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Pretty new to PHP using Oracle. I'm following examples online. I'm using this example 1 from the official site. My issue is, it displays all the records like I want, but it's missing the column/field names. Does anyone now how to alter this so that it includes the headers? (ex, my employee table would have... First Name, Last Name....) Thanks


$conn = oci_connect('hr', 'welcome', 'localhost/XE');
if (!$conn) {
$e = oci_error();
trigger_error(htmlentities($e['message'], ENT_QUOTES), E_USER_ERROR);

$stid = oci_parse($conn, 'SELECT * FROM employee');

$nrows = oci_fetch_all($stid, $res);

echo "$nrows rows fetched<br>\n";

// Pretty-print the results
echo "<table border='1'>\n";
foreach ($res as $col) {
echo "<tr>\n";
foreach ($col as $item) {
    echo "    <td>".($item !== null ? htmlentities($item, ENT_QUOTES) : "")."</td>\n";
echo "</tr>\n";
echo "</table>\n";


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Did you pay attention to the result from the var_dump($res) line? That clearly shows how the array is, so you can extract the info accordingly. –  Passerby Dec 17 '13 at 5:26
I'm extremely new to this...I'm basically learning by trial and error right now, I just need an example... –  user3109632 Dec 17 '13 at 5:50
Sorry if this sounds rude, but if you're so new that you can't even tell what's going on with the var_dump($res) output, I think you may need to go through some basic document first. –  Passerby Dec 17 '13 at 6:57
It doesn't sound rude, but I was in a pinch, I didn't have time to do the research, hence, why I asked the question. No offense to you, but I asked the question so I could get it done quickly not be redirected, I'm sure if I spent long enough researching I would have figured it out. It took me long enough manipulating this example to understand it, I just didn't have time to figure out the columns as well. But thanks any way I guess. –  user3109632 Dec 17 '13 at 19:00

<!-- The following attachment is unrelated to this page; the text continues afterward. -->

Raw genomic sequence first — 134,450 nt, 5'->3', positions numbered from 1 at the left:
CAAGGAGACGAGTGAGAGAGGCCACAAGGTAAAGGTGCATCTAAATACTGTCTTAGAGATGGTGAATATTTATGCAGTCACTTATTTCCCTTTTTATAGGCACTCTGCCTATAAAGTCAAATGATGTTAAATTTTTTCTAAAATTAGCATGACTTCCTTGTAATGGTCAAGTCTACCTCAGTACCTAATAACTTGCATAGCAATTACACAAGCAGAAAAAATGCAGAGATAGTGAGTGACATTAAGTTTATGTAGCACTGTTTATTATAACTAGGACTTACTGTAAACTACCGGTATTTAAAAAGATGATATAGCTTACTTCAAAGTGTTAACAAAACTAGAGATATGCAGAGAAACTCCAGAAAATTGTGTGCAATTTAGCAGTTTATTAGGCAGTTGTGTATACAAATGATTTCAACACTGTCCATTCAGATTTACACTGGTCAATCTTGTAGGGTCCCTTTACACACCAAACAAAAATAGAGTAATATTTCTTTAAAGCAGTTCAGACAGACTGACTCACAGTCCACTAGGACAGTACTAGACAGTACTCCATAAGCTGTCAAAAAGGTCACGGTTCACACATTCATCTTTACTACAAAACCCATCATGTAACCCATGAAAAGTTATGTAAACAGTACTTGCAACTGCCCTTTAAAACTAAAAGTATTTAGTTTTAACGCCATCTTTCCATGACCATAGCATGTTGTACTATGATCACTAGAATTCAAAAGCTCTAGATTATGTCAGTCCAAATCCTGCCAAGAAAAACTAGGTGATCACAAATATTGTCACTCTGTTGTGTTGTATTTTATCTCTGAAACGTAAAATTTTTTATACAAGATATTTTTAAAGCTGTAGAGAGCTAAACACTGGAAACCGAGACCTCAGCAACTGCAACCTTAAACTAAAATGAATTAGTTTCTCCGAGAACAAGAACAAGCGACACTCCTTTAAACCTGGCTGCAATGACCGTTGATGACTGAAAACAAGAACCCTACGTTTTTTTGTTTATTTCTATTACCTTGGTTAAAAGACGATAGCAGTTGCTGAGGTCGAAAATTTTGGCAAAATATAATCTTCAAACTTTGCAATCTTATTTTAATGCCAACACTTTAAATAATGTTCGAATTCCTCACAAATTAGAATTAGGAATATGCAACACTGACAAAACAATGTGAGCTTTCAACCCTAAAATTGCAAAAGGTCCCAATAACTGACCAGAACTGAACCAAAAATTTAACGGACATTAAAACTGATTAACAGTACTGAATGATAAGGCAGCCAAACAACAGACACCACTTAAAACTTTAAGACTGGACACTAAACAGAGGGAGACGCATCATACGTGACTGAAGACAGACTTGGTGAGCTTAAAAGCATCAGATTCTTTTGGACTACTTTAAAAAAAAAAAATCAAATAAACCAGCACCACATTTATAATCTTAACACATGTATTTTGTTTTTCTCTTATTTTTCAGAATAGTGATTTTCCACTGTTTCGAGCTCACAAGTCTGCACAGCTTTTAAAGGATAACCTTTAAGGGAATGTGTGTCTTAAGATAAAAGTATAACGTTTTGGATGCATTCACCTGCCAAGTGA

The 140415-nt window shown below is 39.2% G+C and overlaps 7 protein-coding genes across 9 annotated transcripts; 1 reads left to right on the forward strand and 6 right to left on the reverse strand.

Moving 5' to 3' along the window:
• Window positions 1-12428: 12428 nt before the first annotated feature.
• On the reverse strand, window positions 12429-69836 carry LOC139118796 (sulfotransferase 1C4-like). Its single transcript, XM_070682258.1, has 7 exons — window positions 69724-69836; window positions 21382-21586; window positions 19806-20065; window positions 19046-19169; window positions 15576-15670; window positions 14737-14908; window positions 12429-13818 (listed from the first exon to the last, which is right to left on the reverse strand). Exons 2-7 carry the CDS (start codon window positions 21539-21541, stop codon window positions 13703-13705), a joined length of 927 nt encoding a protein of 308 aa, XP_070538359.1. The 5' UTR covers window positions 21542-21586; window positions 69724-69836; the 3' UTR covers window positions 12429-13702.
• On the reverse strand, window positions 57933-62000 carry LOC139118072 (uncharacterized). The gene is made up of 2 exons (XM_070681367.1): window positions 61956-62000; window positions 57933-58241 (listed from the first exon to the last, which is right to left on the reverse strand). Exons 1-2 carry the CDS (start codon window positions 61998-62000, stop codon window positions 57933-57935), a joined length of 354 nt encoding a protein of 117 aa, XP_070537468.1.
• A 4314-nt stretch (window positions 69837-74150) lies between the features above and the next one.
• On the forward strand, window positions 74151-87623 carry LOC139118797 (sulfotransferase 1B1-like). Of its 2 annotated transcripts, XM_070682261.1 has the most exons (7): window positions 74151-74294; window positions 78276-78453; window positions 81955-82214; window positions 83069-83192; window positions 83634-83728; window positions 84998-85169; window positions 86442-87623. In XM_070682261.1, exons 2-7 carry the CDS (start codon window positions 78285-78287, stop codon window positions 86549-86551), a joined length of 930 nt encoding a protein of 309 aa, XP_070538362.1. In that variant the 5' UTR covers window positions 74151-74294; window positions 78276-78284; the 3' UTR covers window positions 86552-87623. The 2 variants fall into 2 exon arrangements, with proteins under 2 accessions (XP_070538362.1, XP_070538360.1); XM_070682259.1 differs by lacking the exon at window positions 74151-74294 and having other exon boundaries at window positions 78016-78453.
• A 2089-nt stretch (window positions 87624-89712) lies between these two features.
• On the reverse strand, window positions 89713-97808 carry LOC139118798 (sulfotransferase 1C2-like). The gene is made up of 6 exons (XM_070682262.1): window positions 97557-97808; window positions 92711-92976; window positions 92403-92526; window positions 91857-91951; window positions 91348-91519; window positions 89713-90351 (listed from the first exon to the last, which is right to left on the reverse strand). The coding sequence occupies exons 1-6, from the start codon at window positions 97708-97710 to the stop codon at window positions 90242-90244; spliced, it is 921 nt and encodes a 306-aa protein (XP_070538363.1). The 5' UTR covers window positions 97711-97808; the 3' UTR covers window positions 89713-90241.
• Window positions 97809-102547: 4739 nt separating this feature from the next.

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1 Answer

Most DBMS(I haven't worked with them all so I can't say "all") systems have a separate table that stores this sort of meta information, so you'd want to query it. In Oracle, it's stored as a dictionary, probably in some sort of table header data or meta info (I really don't know Oracle's underlying structure well) and it's called user_tab_columns

So what do ya do? Query it as though it were a table.

SELECT * FROM user_tab_columns WHERE TABLE_NAME='employee'

However, I don't know why you'd want to query this after the fact given your code, as you already know the column names and could easily just hardcode them in.

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Thanks. For clarification, do I replace this with my current sql statement? Honestly, I just want them attached to the output, you said I could hardcode them in...do you have an example including this in the sample code above? I would really appreciate it. –  user3109632 Dec 17 '13 at 4:32
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